So far, “Annihilation,” Alex Garland’s follow-up to 2014’s “Ex Machina,” has been described as “gorgeous” yet “disturbing” and a “lavish, magnificently unnerving visual feast” that will prove to be “one of the most exhilarating films of the year.”
Overall, critics have given the film a 90 percent rating on Rotten Tomatoes.
“‘Annihilation’ is a terrific piece of big-studio sci-fi,” wrote Forbes’ Scott Mendelson. “It’s superbly acted by its refreshingly female-ensemble cast, it’s well-written and its staged as both a deeply introspective journey and an unapologetic horror show.”
“The overall effect is extraordinary: a lavish, magnificently unnerving visual feast threaded through with well-earned jump scares and real metaphysical force,” added EW’s Leah Greenblatt.
“If you’re there for the empowering presentation of an all-female, racially mixed cast of intrepid scientific professionals — played by Natalie Portman, Jennifer Jason Leigh, Tessa Thompson, Tuva Novotny (‘Borg McEnroe’) and Gina Rodriguez — or the title’s promise of perilous chills, you won’t be disappointed,” TheWrap’s film critic Robert Abele wrote in his review.
See 9 of the best reviews below.
Bill Goodykoontz, Arizona Republic:
“The movie is as gorgeous as it is disturbing, and that’s a powerful combination. It may be about the beginning of the end of the world or the beginning of something else entirely. I’d be lying if I said I understand every aspect of the film, but I was engrossed trying to.”
Brian Lowry, CNN:
“Broken down to the basics, Garland has delivered another movie that’s worth seeing. Like the Olympics, though, even when you put together a beautiful routine, points get deducted when you slip on the landing.”
Justin Chang, Los Angeles Times:
“‘Annihilation,’ a mind-bending foray into the unknown from the British writer-director Alex Garland, leaves you in an entrancingly beautiful daze. That may be an odd thing to say about a movie with mutant crocodiles, killer bears and an unflagging sense of menace, but for all its surface perils the picture also has a disquietingly serene core. It broods, stalks and sometimes pounces, but mostly — not unlike the five intrepid women who venture into its heart of darkness — it’s content to observe, almost as though it were studying itself through the lens of the camera. It gives itself, and the audience, an awful lot to see.”
Gregory Wakeman, Metro:
“‘Annihilation’ wants to challenge its audience. It teases answers rather than hammering them home, possesses large doses of scientific jargon that you have to battle to keep up with and features one of the most audacious, testing and visually arresting conclusions in modern movie history. It also makes huge demands of its viewers, so much so that it is bound to be divisive. But if you trust the film, allow it to provoke and bask in the loose threads and questions that it asks then ‘Annihilation’ will prove to be one of the most exhilarating films of the year.”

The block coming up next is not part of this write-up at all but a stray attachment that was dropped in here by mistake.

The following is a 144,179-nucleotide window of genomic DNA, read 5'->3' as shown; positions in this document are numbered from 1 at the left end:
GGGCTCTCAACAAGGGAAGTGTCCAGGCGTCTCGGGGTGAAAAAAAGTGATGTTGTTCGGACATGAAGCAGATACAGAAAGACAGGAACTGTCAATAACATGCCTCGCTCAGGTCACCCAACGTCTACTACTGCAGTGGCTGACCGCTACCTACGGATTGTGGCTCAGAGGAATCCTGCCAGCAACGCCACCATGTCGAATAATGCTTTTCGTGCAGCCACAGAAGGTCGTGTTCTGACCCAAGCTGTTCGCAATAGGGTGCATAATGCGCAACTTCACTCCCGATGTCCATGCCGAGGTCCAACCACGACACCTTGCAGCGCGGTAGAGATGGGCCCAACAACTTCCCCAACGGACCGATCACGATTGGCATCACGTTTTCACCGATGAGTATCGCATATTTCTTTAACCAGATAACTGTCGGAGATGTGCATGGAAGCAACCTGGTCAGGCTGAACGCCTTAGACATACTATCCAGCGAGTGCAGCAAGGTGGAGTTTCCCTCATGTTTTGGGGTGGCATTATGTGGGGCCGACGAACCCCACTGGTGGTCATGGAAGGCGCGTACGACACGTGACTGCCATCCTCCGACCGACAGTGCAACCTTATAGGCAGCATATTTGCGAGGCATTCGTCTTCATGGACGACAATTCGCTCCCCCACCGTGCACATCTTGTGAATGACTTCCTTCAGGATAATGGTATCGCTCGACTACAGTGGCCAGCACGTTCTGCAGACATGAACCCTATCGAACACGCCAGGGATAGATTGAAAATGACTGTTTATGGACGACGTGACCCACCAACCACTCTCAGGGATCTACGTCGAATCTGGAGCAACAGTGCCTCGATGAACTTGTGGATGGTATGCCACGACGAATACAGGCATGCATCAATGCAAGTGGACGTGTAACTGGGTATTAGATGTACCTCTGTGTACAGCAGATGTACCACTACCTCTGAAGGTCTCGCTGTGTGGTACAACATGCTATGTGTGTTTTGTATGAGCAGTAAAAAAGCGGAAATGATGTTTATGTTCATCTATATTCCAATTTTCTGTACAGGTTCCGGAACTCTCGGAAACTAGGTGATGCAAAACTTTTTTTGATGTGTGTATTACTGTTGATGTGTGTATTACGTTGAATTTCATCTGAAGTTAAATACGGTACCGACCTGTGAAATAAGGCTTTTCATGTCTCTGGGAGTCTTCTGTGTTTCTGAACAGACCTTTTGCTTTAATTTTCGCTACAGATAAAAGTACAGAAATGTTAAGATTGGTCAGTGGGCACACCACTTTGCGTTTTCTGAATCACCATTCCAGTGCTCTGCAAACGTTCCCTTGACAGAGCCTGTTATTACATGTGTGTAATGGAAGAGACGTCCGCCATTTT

Peter Travers, Rolling Stone:
“‘Annihilation’ is pulp transcended. But there are hurdles it must overcome. Test screening audiences reportedly found it too complicated. Readers of the books, to which the film is often intriguingly unfaithful, object to the white-wash casting of Portman and Leigh in roles written as Asian and Native American. Otherwise, Garland need make no apologies for ‘Annihilation.’ It’s a bracing brainteaser with the courage of its own ambiguity. You work out the answers in your own head, in your own time, in your own dreams, where the best sc-fi puzzles leave things. Get ready to be rocked.”
Scott Mendelson, Forbes:
“‘Annihilation’ is a terrific piece of big-studio sci-fi. It’s superbly acted by its refreshingly female-ensemble cast, it’s well-written and its staged as both a deeply introspective journey and an unapologetic horror show. If Paramount/Viacom Inc. can’t make money off a movie like ‘Annihilation,’ it’s more evidence that the problem isn’t them but rather the sheer challenge of getting audiences to take a chance in a movie theater.”
Leah Greenblatt, Entertainment Weekly:
“The overall effect is extraordinary: a lavish, magnificently unnerving visual feast threaded through with well-earned jump scares and real metaphysical force. It’s the kind of film that leaves you dazzled, shellshocked — and not entirely sure whether your own moviegoing DNA hasn’t been altered a little in the process.”
Nick Schrager, Daily Beast:
“In just about every respect, it’s the finest cinematic sci-fi in years–or, at least, since Garland’s prior ‘Ex Machina’… Big-budget sci-fi doesn’t come much more incisive, exhilarating and mind-blowing than this.”
Richard Roeper, Chicago Sun-Times:
“‘Annihilation’ becomes ever more trippy and challenging — and thus ever more interesting… Kudos to Garland and the cast, but bravo to Scott Rudin as well. Apparently you knew a masterpiece when you saw it, and you made sure we were able to see it as well.”